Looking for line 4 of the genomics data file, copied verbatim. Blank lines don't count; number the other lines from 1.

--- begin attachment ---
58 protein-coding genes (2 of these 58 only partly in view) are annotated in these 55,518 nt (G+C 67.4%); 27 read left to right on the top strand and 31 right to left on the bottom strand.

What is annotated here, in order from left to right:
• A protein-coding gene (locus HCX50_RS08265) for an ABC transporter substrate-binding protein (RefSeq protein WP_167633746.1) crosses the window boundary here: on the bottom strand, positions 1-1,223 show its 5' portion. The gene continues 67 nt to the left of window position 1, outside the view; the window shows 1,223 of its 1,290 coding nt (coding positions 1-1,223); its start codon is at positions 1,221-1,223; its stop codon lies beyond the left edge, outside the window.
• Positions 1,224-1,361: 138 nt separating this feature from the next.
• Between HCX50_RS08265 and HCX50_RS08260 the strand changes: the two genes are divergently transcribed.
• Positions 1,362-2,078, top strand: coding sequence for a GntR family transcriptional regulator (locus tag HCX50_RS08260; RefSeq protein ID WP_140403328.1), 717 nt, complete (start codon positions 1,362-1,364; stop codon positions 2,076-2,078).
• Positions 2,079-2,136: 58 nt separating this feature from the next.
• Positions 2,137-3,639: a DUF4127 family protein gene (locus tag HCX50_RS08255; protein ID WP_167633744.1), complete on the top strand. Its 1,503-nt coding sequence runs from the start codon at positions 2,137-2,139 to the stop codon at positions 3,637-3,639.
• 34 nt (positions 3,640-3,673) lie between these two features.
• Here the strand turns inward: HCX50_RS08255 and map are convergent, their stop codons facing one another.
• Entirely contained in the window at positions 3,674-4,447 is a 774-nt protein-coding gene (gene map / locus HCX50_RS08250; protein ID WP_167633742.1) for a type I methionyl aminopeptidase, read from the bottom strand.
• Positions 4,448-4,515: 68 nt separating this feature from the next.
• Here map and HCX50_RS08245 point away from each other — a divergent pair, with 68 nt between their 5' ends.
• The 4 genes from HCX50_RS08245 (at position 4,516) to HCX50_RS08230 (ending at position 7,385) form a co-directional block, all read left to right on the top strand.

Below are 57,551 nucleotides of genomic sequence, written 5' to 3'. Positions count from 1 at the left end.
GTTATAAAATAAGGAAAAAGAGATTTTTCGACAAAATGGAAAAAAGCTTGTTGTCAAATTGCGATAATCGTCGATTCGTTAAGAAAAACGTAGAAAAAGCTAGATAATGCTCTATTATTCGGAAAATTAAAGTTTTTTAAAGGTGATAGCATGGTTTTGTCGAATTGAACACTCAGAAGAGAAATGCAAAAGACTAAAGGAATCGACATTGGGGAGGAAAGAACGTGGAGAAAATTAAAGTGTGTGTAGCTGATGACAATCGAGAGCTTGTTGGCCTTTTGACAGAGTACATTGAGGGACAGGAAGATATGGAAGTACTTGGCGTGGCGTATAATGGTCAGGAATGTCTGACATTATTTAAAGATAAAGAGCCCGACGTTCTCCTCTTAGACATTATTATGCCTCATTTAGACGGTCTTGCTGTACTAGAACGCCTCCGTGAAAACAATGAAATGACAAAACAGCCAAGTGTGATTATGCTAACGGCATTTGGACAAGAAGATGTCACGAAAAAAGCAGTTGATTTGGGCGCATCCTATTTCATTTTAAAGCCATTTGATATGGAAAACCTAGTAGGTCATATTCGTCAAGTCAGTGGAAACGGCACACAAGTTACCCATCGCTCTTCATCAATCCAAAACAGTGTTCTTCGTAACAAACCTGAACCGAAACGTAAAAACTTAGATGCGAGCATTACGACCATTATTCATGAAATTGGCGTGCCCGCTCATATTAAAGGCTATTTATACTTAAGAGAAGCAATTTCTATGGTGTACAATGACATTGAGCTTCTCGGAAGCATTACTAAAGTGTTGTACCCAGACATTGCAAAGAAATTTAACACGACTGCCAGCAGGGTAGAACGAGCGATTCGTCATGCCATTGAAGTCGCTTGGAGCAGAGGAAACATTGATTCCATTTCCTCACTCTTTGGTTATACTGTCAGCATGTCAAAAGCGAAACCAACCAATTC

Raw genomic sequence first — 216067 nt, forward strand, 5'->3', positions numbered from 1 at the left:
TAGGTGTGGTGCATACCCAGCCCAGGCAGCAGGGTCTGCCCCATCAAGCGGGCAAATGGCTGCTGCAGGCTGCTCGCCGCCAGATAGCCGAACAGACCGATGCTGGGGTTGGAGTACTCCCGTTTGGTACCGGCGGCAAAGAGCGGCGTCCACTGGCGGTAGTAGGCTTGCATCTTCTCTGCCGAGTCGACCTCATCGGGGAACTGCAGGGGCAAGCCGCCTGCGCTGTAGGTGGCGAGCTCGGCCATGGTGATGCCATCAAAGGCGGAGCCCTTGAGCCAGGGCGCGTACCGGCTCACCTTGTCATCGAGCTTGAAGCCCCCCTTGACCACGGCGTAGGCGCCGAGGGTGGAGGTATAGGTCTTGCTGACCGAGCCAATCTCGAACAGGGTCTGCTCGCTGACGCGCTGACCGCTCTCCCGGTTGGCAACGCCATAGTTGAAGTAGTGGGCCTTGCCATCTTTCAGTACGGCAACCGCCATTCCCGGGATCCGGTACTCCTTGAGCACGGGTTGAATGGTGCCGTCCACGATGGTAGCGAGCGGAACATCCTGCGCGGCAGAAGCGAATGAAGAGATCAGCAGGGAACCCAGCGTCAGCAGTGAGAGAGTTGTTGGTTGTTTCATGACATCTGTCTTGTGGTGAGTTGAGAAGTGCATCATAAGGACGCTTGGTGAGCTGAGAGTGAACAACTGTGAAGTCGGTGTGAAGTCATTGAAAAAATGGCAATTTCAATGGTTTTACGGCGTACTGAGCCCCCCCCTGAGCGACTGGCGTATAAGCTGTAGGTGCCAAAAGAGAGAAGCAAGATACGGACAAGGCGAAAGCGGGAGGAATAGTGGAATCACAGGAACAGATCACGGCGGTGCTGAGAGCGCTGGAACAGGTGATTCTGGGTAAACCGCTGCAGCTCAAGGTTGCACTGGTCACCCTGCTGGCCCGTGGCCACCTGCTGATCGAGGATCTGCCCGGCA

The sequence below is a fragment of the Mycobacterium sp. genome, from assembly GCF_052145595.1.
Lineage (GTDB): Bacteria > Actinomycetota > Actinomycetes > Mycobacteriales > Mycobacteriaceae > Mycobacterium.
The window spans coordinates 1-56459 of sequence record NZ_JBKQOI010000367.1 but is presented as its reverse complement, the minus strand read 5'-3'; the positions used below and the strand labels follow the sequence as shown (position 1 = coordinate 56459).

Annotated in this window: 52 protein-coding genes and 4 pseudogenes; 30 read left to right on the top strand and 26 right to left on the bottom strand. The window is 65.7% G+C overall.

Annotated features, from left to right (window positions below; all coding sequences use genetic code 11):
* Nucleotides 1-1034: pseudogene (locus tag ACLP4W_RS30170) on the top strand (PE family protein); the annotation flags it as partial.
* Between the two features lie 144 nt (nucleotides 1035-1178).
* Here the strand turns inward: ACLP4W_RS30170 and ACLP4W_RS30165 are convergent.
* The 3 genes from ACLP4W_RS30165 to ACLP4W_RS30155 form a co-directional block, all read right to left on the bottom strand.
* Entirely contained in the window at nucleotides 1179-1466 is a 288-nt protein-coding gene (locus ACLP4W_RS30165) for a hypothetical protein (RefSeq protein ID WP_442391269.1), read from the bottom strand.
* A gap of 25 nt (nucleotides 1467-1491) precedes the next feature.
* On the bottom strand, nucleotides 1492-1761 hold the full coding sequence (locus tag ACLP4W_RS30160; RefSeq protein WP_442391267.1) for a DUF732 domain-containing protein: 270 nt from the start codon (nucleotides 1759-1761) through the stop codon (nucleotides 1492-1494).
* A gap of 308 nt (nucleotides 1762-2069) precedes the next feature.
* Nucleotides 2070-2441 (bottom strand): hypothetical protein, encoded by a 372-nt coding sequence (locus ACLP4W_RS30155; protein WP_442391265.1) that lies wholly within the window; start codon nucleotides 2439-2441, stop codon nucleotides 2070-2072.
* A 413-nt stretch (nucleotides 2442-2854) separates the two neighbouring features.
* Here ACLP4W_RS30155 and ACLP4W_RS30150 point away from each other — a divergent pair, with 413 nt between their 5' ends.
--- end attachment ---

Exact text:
• Positions 1,224-1,361: 138 nt separating this feature from the next.